Unfortunately, child sex offenders are increasingly exploiting the web with the latest stats showing 9,543 crimes recorded in the last year, pushing the NSPCC to demand the Government introduces a robust new law for social networks without delay.
In an example of what can happen, Molly lives in the South West of England and was 15 a when she met Gavin, who claimed to be 22. They were both members of a youth organisation. He added her as a friend on Facebook. He got her telephone number via Facebook and began to send her text messages. After a month and a half, the messages began getting more personal and sexual. She deleted the messages as she felt disgusted. He would send her messages asking to pick her up and take her to school. When she would ask if a friend could come along, he would refuse.
Now 18, Molly says a change in the law would help a lot of young people who are receiving sexual messages from adults and unsure how to handle the situation. After reporting the incidents Molly was supported to get help. She was referred to the Letting the Future in service.
It’s a service provided by the NSPCC in both its Swindon and Plymouth Service Centres. The programme provides children and young people who have been sexually abused the support they require to help them recover.
Rape, sexual assault and grooming are included in the crimes committed against children where the offender has contacted their victim on the internet. Cyber-related crimes made up 16% of the total number of child sexual offences recorded by police in England and Wales, between September 2017 and September last year.
The NSPCC fears this may not reveal the true extent of the problem due to wide variation and under-recording of the role of online in these crimes.
Jacky Wood, Children’s Services Practitioner in Plymouth says: ”This number could be just the tip of the iceberg. The threat posed to children is far more pressing than we can imagine and a change in the law is needed now to protect children from being exploited on the internet.”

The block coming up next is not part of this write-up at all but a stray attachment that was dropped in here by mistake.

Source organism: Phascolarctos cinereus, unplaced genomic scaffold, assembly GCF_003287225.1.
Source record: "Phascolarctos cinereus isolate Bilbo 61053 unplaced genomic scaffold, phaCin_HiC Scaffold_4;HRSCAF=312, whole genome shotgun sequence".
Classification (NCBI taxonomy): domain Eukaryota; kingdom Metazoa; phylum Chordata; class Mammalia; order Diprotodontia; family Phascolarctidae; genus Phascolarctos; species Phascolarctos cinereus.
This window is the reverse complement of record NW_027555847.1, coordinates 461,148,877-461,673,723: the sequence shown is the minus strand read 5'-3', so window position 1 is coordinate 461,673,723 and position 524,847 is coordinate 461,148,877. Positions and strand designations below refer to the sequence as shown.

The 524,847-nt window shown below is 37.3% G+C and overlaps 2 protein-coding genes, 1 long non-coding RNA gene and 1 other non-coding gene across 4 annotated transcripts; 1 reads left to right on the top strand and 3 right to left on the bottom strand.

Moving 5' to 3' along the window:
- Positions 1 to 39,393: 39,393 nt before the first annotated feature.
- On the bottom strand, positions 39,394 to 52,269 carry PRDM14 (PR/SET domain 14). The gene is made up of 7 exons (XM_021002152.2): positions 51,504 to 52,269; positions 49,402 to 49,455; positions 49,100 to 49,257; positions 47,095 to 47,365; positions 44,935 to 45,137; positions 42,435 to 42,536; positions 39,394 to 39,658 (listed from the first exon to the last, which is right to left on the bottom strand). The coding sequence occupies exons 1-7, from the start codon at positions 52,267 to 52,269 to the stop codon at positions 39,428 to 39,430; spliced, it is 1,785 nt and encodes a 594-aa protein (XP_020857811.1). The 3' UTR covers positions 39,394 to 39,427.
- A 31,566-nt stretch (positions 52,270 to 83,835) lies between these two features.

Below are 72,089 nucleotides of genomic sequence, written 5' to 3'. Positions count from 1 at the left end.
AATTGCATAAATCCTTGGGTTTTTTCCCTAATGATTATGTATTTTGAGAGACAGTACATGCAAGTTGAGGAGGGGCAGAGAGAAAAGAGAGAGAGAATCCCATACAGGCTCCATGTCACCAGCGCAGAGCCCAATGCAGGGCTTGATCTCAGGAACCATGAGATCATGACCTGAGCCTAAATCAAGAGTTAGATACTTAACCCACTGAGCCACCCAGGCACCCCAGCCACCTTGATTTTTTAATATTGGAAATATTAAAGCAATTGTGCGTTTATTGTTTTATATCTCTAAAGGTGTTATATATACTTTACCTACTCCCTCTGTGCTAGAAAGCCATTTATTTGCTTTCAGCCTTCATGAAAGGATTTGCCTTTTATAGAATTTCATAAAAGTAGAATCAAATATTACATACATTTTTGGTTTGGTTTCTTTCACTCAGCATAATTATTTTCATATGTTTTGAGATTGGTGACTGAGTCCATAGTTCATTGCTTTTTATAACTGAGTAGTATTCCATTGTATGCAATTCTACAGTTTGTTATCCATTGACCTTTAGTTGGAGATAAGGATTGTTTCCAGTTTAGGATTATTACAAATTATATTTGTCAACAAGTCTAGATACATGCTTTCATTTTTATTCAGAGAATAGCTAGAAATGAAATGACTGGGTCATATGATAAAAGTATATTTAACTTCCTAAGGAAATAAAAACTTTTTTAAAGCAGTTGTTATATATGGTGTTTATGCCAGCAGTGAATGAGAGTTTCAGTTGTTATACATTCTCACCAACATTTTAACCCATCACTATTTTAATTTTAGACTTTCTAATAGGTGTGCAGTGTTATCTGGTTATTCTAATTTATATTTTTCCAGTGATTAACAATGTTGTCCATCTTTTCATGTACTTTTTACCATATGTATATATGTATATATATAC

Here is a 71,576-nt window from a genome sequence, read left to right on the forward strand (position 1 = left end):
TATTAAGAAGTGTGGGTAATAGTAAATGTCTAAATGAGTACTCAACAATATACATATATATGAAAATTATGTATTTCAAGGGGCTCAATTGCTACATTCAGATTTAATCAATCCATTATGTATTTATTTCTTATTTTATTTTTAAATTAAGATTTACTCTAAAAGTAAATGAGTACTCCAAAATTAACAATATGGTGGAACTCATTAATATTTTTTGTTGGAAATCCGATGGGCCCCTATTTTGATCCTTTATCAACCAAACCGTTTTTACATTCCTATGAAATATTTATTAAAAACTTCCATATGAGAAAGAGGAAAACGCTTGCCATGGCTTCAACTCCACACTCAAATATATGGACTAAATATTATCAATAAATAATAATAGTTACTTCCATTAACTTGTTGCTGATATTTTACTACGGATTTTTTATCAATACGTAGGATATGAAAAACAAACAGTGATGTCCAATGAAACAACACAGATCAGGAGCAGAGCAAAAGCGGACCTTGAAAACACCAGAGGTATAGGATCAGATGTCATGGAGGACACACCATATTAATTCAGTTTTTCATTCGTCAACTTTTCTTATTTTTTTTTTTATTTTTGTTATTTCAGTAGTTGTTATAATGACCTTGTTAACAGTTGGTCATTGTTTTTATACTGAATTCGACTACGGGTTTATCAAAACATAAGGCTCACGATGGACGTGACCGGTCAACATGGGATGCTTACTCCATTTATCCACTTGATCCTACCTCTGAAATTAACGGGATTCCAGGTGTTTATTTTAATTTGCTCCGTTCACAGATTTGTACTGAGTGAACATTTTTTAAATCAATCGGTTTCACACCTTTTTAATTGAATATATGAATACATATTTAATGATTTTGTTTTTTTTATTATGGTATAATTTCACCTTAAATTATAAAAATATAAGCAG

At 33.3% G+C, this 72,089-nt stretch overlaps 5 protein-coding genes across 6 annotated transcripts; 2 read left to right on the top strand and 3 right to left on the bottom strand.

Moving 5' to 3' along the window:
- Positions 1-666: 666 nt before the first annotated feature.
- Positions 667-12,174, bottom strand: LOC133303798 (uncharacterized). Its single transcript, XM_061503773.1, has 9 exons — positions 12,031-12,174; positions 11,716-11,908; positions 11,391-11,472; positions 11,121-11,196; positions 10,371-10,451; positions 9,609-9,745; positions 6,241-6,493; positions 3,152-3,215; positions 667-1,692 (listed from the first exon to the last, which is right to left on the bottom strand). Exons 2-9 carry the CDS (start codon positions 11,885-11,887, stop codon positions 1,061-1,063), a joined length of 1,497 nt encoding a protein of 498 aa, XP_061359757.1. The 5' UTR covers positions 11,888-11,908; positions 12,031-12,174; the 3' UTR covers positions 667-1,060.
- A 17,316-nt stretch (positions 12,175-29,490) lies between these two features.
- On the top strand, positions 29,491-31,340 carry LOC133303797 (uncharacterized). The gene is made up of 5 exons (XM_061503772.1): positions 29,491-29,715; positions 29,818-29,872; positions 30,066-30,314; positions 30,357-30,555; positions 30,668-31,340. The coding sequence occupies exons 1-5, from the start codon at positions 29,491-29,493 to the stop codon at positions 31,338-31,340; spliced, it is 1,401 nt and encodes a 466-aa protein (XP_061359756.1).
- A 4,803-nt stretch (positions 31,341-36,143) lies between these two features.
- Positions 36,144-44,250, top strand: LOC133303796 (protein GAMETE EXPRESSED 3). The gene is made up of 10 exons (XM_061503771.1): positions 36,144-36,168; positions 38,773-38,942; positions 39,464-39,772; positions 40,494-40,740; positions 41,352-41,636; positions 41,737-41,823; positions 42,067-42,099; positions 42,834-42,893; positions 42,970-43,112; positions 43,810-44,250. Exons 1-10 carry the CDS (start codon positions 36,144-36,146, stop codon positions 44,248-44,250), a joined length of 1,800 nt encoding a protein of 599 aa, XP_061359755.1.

The charity’s #WildWestWeb campaign is calling for an independent regulator with the power to investigate and fine social networks if they fall short in protecting children.
Just this week, in a report about online abuse experienced by people with disabilities, MPs on the Petitions Committee said the Government must accept that self-regulation of social media had failed.
And at the end of last year, in a report about the future of policing, the Home Affairs Select Committee recommended the regulation of internet companies.
One parent had a traumatising experience involving his child. His daughter, who is now 12, started chatting to an individual she believed to be a friend on popular video game Roblox when she was nine.
A year later, when she was in year six of Junior School, her ‘friend’ sent messages of a sexual nature to her. He wanted nude pictures of her.
Thankfully, her father had warned her about the dangers of chatting to individuals online, so she disclosed what had happened, and reported her offender to the police.
Peter Wanless, NSPCC Chief Executive, said: “It is time social networks were made to take responsibility and stopped allowing their platforms to be used as gateways for these devastating crimes.
Sites must be required to create safe accounts for children and take proactive steps to detect grooming so this behaviour can be disrupted before it escalates.
We urge the public to sign our petition calling on Government to introduce an independent regulator which has the power to fine social networks that fail in their duty in protecting children and young people from abuse.”
Please support NSPCC’s Wild West Web campaign by signing the petition now.